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  • Light Snow, and: At the End
  • Donald Platt (bio)

Light Snow

            All the morning's early hourssnow has fallen on the compost's dead leaves, quietly covering compacted            layers, has drifted down

upon the house of my wife's friend Mattie, a woman our age            who has hadlymphoma, a hip and two knees replaced, and now

            breast cancerso "advanced," as if the tumors were precocious students,            that it has spread

to her spine, liver, skull. She lives on morphine. The doctors            are afraidher spine will crumble like old, weathered limestone. At 6 AM

            I woke from a dreamin which my wife was writing down and reading aloud            to me all [End Page 76]

the things she wanted to do with the rest of her life:            finish her hundredsof rough drafts, loose leaves of poems scattered across the floor.

            She wanted to throw awaythe clutter in her study, keep it swept clean. Last night before going            to sleep, Dana told me

that her mother, as she lay dying of lung cancer, possessed only            five dresses,a favorite gold necklace and earrings, and one worry stone,

            smooth ovoidof white jade that she liked to hold. She had "purged"            or given away

everything else. It's time for me to make my own lists.            The things I mustrelinquish—bank accounts, job, car, continence, and finally

            sunlight. The thingsstill to do—complete the two books I'm working on, make a few            new friends, see my mother through

her last days, water the poinsettias, help my daughters grow up,            cook tonight's blackenedswordfish, artichokes with lemon butter, grow old, if I'm lucky,

            with the woman I love despitebeing attracted to men, look after my brother with Down syndrome,            retire to a rickety

house by the ocean, die. But all these plans, except for the last item,            can be altered at a moment'snotice or deferred for eternity. The snow has stopped. I go out [End Page 77]

            to walk the dogwhile simultaneously saying the rosary, as I do every day.            Hail Mary,

hail half inch of snow that covers the garbage strewn in the alley            by the dogswho have torn open the green trash bags so they spill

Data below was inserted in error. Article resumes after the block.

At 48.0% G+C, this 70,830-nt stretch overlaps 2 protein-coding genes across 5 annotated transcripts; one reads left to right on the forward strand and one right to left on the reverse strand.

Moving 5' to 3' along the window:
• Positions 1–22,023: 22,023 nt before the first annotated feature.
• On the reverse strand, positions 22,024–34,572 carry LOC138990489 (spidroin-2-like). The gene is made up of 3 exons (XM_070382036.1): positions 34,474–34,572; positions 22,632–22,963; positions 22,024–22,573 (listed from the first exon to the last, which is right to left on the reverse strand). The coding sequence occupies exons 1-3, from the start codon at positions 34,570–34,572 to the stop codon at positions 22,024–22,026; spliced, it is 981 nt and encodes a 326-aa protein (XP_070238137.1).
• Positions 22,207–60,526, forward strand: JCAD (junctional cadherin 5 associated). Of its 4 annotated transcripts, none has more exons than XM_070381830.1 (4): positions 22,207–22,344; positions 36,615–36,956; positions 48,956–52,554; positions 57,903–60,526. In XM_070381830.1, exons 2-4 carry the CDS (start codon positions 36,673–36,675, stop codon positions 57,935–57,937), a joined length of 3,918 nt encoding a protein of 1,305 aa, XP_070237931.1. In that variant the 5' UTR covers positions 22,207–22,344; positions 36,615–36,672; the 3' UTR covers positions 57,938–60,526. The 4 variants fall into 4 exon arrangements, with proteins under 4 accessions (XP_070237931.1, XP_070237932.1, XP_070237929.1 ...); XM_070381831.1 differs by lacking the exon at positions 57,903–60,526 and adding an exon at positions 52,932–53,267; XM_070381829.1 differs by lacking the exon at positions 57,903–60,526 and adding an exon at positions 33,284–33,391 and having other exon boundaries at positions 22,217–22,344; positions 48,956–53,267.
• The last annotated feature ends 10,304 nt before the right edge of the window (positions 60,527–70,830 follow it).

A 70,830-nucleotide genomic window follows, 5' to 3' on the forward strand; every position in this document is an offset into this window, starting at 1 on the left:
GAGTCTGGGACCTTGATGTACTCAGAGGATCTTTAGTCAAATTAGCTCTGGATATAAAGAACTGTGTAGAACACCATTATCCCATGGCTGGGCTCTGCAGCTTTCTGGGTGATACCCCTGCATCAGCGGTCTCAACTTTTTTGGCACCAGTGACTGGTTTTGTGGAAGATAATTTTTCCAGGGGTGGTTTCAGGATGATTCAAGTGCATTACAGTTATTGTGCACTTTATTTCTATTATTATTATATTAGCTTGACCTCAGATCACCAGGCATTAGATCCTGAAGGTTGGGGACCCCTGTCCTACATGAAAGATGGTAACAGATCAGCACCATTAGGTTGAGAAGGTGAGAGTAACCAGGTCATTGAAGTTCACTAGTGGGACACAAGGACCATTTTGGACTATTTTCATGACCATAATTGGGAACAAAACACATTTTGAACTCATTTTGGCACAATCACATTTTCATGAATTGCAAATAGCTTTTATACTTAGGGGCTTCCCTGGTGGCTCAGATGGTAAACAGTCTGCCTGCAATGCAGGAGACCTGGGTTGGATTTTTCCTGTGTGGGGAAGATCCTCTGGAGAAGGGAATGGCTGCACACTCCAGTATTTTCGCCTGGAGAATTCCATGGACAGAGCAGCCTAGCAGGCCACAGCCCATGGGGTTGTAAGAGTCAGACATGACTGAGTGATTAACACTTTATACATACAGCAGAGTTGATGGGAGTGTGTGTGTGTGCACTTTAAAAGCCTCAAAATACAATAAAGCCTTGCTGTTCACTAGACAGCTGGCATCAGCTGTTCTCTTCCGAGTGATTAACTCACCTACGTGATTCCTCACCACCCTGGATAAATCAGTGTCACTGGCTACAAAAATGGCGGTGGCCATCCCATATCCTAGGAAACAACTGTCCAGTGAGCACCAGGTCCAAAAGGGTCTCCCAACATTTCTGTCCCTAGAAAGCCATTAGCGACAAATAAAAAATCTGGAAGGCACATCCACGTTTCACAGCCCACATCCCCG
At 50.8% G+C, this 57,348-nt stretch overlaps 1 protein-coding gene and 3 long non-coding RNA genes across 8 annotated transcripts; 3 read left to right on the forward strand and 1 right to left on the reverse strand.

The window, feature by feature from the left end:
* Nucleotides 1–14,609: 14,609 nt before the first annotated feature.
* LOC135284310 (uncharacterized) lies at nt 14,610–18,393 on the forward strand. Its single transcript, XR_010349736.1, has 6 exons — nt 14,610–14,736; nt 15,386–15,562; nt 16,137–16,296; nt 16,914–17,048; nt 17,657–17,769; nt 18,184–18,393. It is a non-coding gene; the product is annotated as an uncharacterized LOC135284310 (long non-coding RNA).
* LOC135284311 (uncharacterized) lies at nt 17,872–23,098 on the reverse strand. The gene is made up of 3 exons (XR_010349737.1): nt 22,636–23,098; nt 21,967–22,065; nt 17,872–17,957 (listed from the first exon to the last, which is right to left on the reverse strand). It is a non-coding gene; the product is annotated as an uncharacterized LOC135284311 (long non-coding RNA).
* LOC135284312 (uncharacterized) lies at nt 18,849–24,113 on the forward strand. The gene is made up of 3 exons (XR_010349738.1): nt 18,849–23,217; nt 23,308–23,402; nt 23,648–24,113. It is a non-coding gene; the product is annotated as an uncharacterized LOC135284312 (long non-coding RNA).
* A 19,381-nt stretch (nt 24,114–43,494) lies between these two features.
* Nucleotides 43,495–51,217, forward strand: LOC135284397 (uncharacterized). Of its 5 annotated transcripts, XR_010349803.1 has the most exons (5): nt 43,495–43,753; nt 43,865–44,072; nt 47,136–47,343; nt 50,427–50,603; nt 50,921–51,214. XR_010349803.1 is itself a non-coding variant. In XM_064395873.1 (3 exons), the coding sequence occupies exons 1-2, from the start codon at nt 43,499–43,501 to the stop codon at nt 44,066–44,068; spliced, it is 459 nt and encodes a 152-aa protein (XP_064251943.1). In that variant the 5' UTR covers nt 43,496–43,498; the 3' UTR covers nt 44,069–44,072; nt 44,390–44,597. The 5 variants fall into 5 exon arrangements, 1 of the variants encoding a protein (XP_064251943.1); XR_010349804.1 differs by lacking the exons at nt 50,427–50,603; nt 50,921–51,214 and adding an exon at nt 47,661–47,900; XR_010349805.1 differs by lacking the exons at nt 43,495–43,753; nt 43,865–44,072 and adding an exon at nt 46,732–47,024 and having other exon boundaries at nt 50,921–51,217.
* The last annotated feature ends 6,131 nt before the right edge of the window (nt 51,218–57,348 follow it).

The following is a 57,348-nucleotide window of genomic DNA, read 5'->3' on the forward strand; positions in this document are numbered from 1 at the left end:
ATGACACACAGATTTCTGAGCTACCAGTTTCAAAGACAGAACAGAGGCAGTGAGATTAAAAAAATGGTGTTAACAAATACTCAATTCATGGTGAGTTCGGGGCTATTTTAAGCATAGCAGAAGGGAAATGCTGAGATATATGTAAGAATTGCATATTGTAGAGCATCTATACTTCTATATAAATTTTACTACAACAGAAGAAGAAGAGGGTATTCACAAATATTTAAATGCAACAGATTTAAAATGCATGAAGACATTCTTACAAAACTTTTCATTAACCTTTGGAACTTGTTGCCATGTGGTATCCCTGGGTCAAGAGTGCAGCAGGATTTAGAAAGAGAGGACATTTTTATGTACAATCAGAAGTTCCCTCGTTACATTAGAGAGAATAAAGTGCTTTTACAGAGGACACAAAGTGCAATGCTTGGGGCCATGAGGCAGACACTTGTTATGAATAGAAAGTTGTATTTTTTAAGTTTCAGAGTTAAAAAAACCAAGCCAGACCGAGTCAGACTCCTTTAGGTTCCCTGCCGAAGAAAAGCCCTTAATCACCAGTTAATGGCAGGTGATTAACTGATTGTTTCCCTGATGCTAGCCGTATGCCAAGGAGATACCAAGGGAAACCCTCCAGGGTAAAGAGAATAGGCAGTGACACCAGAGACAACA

their gutsin the ice-rutted back street. The sidewalk blinds me, is treacherous.            Hail the eaves' icicles

big as organ pipes, their hymns of sun and silence. A man in brown coveralls            blows snow offhis sidewalk with a leaf blower. Scintillant smoke,

            snow clouds swirlaround his thighs, then settle to the lawn. The ordinary            will go on.

Hail Mattie still alive. Hail your pain. Hail how lonely it is            to die alone,as each of us will. Hail your parents who wanted to die

            before youbut will not. Hail your stooped father's tears. Hail the new snow that makes            our black roofs shine. [End Page 78]

At the End

            Pain is whatI inherit. It is written that at the end the pain doctor            shall be our lord

and master. Some neighbor, friend, or blood relative will feel            compelled to help mestagger with a walker over new snow and pitch

            forward intothe backseat of his poorly heated car, beshit myself            but not go back

to the house to clean up. I will lie flat, drool on the cold vinyl            because it istoo painful to sit upright. Someone holds a live coal between

            tongs to the baseof my spine. I speak in tongues. My neighbor will not understand            these groans, grunts,

slobberings. Let the stench of shit arise from my fouled            loins like incenseto praise my maker. I am made in his vainglorious image,

            185 poundsof fat, bones, and muscle that will no longer obey            me. I am tied

and trussed, hog taken to market. At the hospital            I will be auctionedoff, put on a gurney, wheeled to exam rooms, [End Page 79]

            to Radiology.I am hooked to a vitals monitor. I wait for the coming            of our master

in all his anaesthetized glory. His ministering angels precede him,            give me oxygen,catechize me. What is the one...

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Additional Information

ISSN
1542-426X
Print ISSN
0032-6682
Pages
pp. 76-81
Launched on MUSE
2012-07-25
Open Access
No
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